Ashers ruling: Outcome must not discourage people's faith
The decision to dismiss the appeal in the Ashers case has placed a serious financial burden on the firm and their supporters, but more importantly has put a price on freedom.
This was a disappointing day for the family and for freedom of conscience and religion.
Gay rights campaigner Peter Tatchell described the ruling as a "defeat for freedom of expression" which "sets a dangerous and authoritarian precedent".
Peter Tatchell and I disagree about same-sex marriage, but we agree that in a democratic society people should be able to discriminate against an idea they disagree with.
Had Ashers failed to serve Mr Lee one of their excellent eclairs because he was gay, then a £500 fine would have been too lenient for such obvious discrimination.
But it was the slogan on the cake that caused the company concern, and that difference is important.
Ashers are clear that they would not have made a cake with that slogan for anyone - gay or straight.
As they would have treated everyone the same, most people take the view that they have not discriminated against anyone.
That is why the majority of people in Northern Ireland support the bakers and will struggle to understand this ruling.
By pushing the boundaries of the law in a way in which few understand and fewer still agree with, the court is in danger of undermining equality law.
This ruling means people can be compelled to promote a view that they fundamentally disagree with unless they have consulted their lawyers and designed policies to cover every eventuality, which is simply not realistic.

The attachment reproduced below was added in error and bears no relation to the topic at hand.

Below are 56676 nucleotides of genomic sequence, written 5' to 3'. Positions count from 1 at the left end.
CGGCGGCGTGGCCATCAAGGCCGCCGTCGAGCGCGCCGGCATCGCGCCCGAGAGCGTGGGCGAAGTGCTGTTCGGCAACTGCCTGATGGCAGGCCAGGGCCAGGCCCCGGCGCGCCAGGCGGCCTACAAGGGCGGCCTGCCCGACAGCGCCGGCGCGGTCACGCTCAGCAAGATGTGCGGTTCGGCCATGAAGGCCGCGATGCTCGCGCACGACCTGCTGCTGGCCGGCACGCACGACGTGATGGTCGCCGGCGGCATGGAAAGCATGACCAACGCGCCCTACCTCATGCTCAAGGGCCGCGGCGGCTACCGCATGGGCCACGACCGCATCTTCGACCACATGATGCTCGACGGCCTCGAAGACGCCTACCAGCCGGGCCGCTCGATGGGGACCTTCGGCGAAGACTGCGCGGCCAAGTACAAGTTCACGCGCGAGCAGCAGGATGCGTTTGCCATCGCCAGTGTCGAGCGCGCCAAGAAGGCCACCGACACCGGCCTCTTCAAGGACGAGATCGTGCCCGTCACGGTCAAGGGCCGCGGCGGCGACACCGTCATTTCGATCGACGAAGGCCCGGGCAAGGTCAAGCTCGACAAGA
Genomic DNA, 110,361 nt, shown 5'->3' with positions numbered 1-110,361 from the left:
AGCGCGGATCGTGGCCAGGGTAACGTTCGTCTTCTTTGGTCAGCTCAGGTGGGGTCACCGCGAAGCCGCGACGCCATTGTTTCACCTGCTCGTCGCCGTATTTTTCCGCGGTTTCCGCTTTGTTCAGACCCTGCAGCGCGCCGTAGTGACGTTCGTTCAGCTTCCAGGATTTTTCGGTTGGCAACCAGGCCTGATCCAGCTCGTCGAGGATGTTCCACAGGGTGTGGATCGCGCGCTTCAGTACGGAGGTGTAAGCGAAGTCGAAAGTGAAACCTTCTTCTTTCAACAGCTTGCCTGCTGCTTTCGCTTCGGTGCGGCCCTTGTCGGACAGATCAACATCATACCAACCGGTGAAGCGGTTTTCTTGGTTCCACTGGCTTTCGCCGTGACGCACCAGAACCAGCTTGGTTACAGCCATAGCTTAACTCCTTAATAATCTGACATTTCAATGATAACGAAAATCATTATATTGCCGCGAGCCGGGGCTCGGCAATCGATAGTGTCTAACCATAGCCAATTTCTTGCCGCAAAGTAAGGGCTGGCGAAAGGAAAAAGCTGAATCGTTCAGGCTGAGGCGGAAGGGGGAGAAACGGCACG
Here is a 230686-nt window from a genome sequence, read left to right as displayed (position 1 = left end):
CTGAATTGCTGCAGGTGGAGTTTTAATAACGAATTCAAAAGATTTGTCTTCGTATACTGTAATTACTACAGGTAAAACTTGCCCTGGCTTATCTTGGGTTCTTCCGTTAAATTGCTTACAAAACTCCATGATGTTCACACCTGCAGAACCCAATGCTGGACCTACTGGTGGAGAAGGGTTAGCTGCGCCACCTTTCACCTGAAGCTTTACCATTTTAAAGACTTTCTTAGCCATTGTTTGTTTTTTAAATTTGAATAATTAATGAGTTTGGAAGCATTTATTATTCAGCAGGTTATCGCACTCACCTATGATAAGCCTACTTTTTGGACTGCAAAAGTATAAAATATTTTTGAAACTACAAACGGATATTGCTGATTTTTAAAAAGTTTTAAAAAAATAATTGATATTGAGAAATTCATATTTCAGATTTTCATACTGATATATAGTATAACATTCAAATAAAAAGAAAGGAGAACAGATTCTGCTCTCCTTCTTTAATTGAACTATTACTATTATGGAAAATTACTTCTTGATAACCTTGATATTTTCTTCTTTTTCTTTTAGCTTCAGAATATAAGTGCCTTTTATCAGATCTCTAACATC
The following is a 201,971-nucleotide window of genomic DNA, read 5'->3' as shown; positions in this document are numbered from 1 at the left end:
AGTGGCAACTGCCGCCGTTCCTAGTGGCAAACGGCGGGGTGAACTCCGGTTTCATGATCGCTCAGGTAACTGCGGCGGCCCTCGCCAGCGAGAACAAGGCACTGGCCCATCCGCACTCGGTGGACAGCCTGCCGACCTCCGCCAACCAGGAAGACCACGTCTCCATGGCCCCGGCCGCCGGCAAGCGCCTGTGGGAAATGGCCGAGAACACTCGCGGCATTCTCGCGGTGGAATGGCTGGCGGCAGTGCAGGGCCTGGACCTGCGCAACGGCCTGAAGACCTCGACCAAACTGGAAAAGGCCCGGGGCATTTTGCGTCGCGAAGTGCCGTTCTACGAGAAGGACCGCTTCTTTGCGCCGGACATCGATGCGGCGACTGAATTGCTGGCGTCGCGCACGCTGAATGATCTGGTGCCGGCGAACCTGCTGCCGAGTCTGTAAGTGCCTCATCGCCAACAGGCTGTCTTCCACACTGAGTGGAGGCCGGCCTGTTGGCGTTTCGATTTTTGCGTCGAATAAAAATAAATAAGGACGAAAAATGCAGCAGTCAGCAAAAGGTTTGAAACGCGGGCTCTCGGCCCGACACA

This case shows how far the state can go in forcing someone to act against their fundamental beliefs.
We will have to wait and see if there will be further appeals to the Supreme Court.
We will also have to review whether the current law is fit for purpose given how it has been interpreted.
It now appears not just to protect people, but also particular public messages. The Chief Justice noted it was important that a 'chill factor' was not created, but many are concerned that could be the impact of this ruling.
The Equality Commission did not seek costs at the lower court, but is now asking for an estimated £88,000 following this appeal.
That will put further pressure on others not to fight a case the Commission is backing.
The court noted that the Commission did not offer any assistance to the McArthurs and that in future the Commission should give advice in such cases.
The Commission can advise before a problem arises but once a potential act of discrimination has occurred they have no mandate to mediate - this must surely change.
We have long sought a relational approach from the Commission and we have offered to help rebuild bridges with the faith community.
The McArthur family have been through the courts for standing up for their beliefs. We hope this ruling will not discourage others from boldly and graciously standing firm in their faith.
Peter Lynas is Northern Ireland director of the Evangelical Alliance